Mark Zuckerberg, Facebook CEO and Fashion Icon

January 27, 2011 in Fashion, Fashion Anthropology, Personalities, Style by alliemcc

Your eyes do not deceive you. Yes, it is Thursday, and this is not a Girl Crush post. No, as far as I know, Mark Zuckerberg is not a girl. I think the Girl Crush series will be a bi-weekly series. It takes a lot of research time, and I am in fact trying to run an actual business (see here and here). I hope you will forgive me. And buy my shit.

I remember when Facebook first came out. I was in my final 2 years of college. At the time, I couldn't really grasp the appeal of sending instant updates about my every thought, plan, move, meal, etc. to my friends and classmates, and I didn't even get an account until a couple of years ago, after it had moved out of its frat-boy-school-spirit phase into the mainstream.

That said, Facebook is a defining artifact of this particular moment in US culture, so its not really surprising that Mark Zuckerberg, the founder and CEO, was Time magazine's Person of 2010. Revenge of the nerds, and all that.

Photo: Francois Durand, Getty Images. via Esquire.

My husband just notified me that Zuckerberg was also named to Esquire magazine's Celebrity Hall of Shame for what they deemed his inappropriate attire at a black tie event (their copy doesn't give me a clue to the specific event). When Hubby sent me the link, we proceeded to debate for at least 30 minutes on fashion, sociology, and anthropology vis a vis Mark Zuckerberg's t-shirt and jeans.

And that is why I married my husband.

My point was, I agree with Esquire that a t-shirt and jeans is an inappropriate outfit choice for that type of social situation at this moment in time in this culture. Yes, I am old-school on some sartorial things, and menswear is a big one.

His point was that appropriate dress is a culturally specific set of rules that are set by the wealthy and powerful. He argued that very rich people have always been able to dress however they want (witness the slews of wealthy eccentrics throughout history: Wilde, Bernhardt, Schiaparelli).  At the same time, there have been very strict standards of dress etiquette, and people from lower classes have always emulated those standard uniforms as a tool for upward mobility and social acceptance. 

And now that there are more and more very young business leaders with lots and lots of money, those standards may be being redefined.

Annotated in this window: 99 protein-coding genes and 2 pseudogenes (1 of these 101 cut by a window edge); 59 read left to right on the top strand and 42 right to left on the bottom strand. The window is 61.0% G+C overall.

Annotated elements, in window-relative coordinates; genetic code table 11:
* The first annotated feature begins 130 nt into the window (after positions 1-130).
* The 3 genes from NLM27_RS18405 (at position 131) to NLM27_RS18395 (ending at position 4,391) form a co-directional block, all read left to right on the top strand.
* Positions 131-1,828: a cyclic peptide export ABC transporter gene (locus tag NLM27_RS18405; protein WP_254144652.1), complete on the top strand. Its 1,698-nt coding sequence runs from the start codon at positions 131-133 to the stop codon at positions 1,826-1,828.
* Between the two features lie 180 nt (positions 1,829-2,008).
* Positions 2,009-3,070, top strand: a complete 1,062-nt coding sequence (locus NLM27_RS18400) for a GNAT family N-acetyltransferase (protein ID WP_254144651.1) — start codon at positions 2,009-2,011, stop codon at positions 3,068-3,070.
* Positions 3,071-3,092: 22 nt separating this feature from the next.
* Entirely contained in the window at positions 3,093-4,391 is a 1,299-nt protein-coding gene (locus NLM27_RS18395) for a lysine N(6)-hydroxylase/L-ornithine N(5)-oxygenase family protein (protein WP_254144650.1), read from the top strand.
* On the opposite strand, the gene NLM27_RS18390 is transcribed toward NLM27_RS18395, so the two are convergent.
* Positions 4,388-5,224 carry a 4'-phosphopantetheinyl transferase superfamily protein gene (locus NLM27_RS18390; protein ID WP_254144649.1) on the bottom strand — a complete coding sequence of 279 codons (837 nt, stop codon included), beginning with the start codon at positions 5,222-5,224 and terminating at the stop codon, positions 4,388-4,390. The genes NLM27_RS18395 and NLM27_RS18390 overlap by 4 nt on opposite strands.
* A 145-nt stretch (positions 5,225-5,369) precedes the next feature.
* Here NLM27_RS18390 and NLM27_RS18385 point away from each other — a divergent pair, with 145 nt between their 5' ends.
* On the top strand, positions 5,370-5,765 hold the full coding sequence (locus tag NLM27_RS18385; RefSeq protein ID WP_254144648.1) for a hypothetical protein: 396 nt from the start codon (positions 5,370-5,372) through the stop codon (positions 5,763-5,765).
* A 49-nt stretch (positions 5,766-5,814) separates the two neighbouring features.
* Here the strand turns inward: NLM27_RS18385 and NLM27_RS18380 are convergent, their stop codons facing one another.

The Daily Beast is on Team Zuck:

Utter disregard for personal style is the new ultimate status symbol. Zuckerberg is a new fashion icon. Are you smart and ambitious enough that you can waltz into a meeting with a top venture capital firm in your pajamas and still come away with a fat check?

I eventually agreed with Hubby that if there is indeed momentum behind this shift in what is appropriate business attire, as an anthropology amateur, I am interested in witnessing it. It would be the first major change in menswear in approximately 300 years, by my estimates.

via CafePress

It almost seems that Zuckerberg's choice of fashion is an overgrown act of adolescent angst and college student laziness– in a word, immature.  His parents are a psychiatrist and a dentist; he went to public school before transferring to Philips Exeter Academy, and then attended Harvard. I imagine he was surrounded by rules and social codes growing up, and is still young enough and nerdy enough to stick to tees and jeans or worse, just to be contrary.

But I am wondering if Zuckerberg's standards won't change as he gets older. 26 is very young indeed, and he is getting more and more involved in the worlds of wealth and business (philanthropy, events, etc.).  Even the chief American computer nerds, Steve Jobs and Bill Gates, wear at least a modified business uniform (Jobs: black turtlenecks, Gates: polos or sports jackets). Hell, my husband, one of the biggest nerds I know, has a pretty snazzy wardrobe. Just sayin'.

Mark, when you're ready for a style assist, give me a call.